#7

Nope! Here’s why. I believe that all of us should be discerning our vocation. The vocations to marriage and celibacy are completely different vocations.

Of all things I’ve read in my own discernment, this to me has been the most helpful.

An inner need to determine the main direction of one’s development by love encounters an objective call from God. This is the fundamental appeal of the New Testament, embodied in the commandment to love and in the saying “be ye perfect,” a call to self-perfection through love. This summons is addressed to everyone. ** It behooves every “man of good will” to give it concrete meaning, in application to himself, by deciding what is the main direction of his life. “What is my vocation” means “in what direction should my personality develop, considering what I have in me, what I have to offer, and what others – other people and God – expect of me?” **

From Love and Responsibility, 1959, Karol Wojtyla


#8

:ouch:

… but yet if I’m not good enough to give it all to God, I’m also not good enough to give myself to any woman without becoming a burden to her sanctification.

Anybody else feel this way?

Yes. But then, I was never “good enough”. I suppose one has to have faith that God will pick up the slack; that He’ll take over where we lack. :shrug:


#9

Some really thought provoking answers, and a real sense of trust in God running through them all. On some level, I always feel like I ought to be encouraging every good Catholic single woman I meet to consider religious life, or at least to marry someone better than me. At the same time, I feel like I won’t ever really have God’s permission to marry or start dating until a vocations director or novice master has told me that I don’t have a vocation to priesthood or religious life, that way I can say that it’s down to His choice, not that I’ve been running away from it. M. Martin, St Therese of Liseux’s father, was an ex-seminarian I think. I sympathise with the comment someone made about the training priests receive in seminary, I wish there were something similar I could do in preparation for marriage.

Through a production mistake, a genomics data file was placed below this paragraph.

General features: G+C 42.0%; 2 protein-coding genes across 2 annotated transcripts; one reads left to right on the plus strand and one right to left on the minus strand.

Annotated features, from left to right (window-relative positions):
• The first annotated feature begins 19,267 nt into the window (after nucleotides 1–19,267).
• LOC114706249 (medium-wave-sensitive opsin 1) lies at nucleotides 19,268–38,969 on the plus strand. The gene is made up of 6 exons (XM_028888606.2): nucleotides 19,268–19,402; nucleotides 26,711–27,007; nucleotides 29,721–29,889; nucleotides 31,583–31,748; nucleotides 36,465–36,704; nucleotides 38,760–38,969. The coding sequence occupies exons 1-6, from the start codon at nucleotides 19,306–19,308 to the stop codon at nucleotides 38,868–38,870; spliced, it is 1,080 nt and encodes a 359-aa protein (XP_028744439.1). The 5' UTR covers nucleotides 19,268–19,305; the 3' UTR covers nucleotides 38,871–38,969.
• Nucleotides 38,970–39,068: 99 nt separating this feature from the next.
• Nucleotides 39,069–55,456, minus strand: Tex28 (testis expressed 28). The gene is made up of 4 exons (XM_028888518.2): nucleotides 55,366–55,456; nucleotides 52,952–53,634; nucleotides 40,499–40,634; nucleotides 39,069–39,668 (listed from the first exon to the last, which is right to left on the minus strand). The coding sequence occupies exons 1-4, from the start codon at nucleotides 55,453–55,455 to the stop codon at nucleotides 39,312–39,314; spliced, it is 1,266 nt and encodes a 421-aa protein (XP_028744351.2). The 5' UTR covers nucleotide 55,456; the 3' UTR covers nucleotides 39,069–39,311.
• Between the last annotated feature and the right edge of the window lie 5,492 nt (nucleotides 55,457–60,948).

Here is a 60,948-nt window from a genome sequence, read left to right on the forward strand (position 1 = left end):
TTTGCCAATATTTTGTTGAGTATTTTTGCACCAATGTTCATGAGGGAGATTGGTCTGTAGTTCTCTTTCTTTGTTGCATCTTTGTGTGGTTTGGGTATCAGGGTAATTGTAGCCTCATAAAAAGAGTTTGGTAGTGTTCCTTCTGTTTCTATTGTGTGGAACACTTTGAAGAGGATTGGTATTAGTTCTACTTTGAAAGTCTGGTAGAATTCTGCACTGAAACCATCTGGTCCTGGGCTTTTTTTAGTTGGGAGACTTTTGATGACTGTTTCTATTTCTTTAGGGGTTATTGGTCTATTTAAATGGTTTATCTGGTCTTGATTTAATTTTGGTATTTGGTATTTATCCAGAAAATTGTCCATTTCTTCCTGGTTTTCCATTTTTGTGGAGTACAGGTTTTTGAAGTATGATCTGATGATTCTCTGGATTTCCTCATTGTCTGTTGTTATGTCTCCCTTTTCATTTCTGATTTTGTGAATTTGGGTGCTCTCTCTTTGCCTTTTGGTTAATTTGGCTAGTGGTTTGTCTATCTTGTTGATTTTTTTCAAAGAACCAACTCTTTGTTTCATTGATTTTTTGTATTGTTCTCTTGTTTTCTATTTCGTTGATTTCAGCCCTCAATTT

#10

No.
I believe there is one man out there who I am called to marry.
Like little Terese was called to enter the Carmelites, or Joseph who was called to marry Mary. It was meant to be that way…
Priests are not better than other men. They are not higher than other men and they are no more perfect than other men.
As a woman I want a man who is sure about his vocation to marry me and love me. He will care for his vocation and let the priest care for his.
:thumbsup:

As is well.
I feel you have too many worries DL.

Peace


#11

It’s funny sometimes I feel that way when I see a nun…

But that whole thing about second best. I would like to think that I have what it takes to be a priest, but God hasn’t called me for that vocation. I would like to become a priest, but that would be for selfish reasons, not because God wills it.

Well, I sill haven’t discerned my vocation. So when God sees I’m ready he’ll call me to a vocation, and maybe it will be religious life


#12

DISCLAIMER: The views and opinions expressed in these forums do not necessarily reflect those of Catholic Answers. For official apologetics resources please visit www.catholic.com.